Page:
announced that he would introduce legislation to challenge birthright citizenship for the U.S.-born children of undocumented immigrants. “[I]t has become a magnet for illegal immigration in modern times,” the senator claimed. Many immigration opponents have asserted this, but they’re rarely challenged to provide proof.
We take a look at the available evidence in The Politics of Immigration: Questions and Answers, second edition, Chapter 4, “Why Can’t They Just ‘Get Legal’?”:
Children born in the United States are U.S. citizens, even if their parents are out-of-status immigrants. Opponents of immigration like to call such children “anchor babies,” implying that immigrant parents use their U.S.-born children as a way to establish themselves here. In July 2010 Senator Lindsey Graham (R-SC) claimed on Fox News that unauthorized women come to the United States simply to “drop and leave” their babies.
Most citizen children of undocumented immigrants are actually born some time after their parents have settled in the United States, according to a study of babies born to immigrants from March 2009 to March 2010. Just 9 percent of the out-of-status parents had arrived in 2008 or later; most had been in the United States for a number of years when the babies were born—30 percent had arrived between 2004 and 2007, and 61 percent arrived before 2004. For its October 2005 survey, Bendixen & Associates asked undocumented immigrants to give their reasons for migrating to the United States. The respondents overwhelmingly cited work opportunities; having “anchor babies” didn’t even rate a mention.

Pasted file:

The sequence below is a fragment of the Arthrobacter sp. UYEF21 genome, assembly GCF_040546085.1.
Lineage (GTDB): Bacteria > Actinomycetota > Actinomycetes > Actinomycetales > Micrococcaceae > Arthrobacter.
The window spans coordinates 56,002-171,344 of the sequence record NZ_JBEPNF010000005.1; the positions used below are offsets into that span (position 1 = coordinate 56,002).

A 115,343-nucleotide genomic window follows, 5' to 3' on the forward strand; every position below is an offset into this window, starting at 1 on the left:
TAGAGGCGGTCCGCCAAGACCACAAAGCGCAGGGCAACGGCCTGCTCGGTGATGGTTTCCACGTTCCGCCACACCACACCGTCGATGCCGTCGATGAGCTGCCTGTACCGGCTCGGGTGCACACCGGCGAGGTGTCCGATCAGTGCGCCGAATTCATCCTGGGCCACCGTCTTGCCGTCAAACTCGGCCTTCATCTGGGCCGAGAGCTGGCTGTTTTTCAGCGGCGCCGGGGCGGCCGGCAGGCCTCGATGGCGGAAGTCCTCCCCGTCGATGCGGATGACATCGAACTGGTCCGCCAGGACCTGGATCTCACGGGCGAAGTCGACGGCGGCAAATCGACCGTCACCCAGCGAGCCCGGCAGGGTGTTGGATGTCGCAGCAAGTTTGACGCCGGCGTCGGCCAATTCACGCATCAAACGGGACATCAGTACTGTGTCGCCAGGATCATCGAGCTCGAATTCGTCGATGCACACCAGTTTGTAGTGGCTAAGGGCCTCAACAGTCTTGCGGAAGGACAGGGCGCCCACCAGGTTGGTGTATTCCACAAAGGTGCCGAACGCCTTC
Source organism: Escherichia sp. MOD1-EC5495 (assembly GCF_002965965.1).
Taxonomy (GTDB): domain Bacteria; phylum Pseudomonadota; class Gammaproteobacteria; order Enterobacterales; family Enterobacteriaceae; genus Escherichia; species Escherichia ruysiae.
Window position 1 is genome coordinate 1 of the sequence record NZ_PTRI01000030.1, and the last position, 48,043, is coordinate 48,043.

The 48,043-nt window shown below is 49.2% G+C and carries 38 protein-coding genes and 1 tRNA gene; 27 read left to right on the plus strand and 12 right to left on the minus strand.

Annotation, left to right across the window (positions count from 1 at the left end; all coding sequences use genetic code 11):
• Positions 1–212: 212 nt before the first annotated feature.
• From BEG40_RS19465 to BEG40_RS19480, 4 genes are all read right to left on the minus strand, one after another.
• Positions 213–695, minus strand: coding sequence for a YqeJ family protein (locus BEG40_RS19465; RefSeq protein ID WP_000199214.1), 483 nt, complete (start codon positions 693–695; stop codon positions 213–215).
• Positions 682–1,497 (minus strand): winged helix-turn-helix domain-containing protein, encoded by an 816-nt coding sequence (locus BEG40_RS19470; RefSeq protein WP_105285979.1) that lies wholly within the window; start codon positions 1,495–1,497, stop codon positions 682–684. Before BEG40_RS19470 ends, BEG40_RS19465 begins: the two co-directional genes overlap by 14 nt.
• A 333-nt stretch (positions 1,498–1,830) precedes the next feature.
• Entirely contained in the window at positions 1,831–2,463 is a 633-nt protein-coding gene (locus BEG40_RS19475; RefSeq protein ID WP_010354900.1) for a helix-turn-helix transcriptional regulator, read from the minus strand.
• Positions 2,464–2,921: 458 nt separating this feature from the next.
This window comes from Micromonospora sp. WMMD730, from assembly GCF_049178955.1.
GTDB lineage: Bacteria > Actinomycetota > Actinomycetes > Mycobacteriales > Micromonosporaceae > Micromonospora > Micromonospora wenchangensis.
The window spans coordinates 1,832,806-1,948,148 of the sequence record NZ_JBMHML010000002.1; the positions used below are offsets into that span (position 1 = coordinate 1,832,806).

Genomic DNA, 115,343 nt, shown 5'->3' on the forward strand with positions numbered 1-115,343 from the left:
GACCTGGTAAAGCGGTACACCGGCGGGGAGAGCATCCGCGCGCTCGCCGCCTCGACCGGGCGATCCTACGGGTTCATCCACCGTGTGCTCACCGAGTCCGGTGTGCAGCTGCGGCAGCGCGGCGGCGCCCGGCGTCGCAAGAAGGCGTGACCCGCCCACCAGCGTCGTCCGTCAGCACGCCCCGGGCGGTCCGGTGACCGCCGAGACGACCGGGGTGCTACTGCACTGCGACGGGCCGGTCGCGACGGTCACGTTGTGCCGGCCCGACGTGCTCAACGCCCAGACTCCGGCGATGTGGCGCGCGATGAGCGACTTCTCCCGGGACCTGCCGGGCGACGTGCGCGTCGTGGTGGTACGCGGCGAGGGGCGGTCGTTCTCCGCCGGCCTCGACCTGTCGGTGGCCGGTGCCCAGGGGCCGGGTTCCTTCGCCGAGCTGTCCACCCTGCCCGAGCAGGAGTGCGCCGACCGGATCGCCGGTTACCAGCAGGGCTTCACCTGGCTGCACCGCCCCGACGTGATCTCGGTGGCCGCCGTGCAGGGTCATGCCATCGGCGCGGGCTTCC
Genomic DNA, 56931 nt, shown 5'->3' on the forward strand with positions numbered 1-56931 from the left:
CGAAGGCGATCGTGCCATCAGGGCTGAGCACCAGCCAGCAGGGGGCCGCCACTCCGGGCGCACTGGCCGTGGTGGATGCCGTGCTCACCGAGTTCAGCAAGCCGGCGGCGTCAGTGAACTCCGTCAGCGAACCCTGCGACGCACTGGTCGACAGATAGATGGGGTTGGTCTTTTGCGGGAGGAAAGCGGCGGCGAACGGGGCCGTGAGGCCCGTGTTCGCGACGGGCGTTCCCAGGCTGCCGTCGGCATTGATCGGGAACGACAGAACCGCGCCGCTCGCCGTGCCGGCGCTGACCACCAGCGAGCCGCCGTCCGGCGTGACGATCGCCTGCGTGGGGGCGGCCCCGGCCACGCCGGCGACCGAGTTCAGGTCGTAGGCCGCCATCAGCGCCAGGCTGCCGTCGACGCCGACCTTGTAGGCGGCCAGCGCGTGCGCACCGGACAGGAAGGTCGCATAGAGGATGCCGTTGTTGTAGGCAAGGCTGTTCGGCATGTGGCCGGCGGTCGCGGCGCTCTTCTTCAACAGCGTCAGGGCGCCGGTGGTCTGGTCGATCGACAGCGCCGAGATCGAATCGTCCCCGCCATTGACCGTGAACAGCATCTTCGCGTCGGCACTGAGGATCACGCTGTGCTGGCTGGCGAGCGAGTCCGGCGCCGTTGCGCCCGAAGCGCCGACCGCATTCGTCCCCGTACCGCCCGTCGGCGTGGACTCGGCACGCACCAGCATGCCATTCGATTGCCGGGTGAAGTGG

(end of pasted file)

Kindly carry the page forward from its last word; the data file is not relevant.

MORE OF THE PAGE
In any case, having a U.S. citizen child doesn’t help undocumented immigrants gain legal status, or even protect them from deportation. U.S. citizens have to be at least twenty-one years old to sponsor their parents for legal residency. Each year, thousands of people who have U.S.-born children are deported, leaving families shattered. A 2012 study by the New York University School of Law’s Immigrant Rights Clinic found that 87 percent of New York City immigration cases involving parents of U.S. citizen children between 2005 and 2010 ended in deportation….
If we ended birthright citizenship, what status would the U.S.-born children of undocumented immigrants have? Would they also be undocumented? In that case, ending birthright citizenship would increase the number of undocumented people in the country; the undocumented population would be at least 44 percent larger by 2050, according to a projection by the nonprofit Migration Policy Institute project. In other words, revoking the country’s long tradition of granting citizenship to everyone born here would expand and make permanent an underclass of vulnerable, easily exploited people without full rights—very much like the U.S. South under Jim Crow laws or South Africa under apartheid.
[We’re occasionally posting excerpts from the second edition of The Politics of Immigration: Questions and Answers. You can order here or from your favorite bookseller.]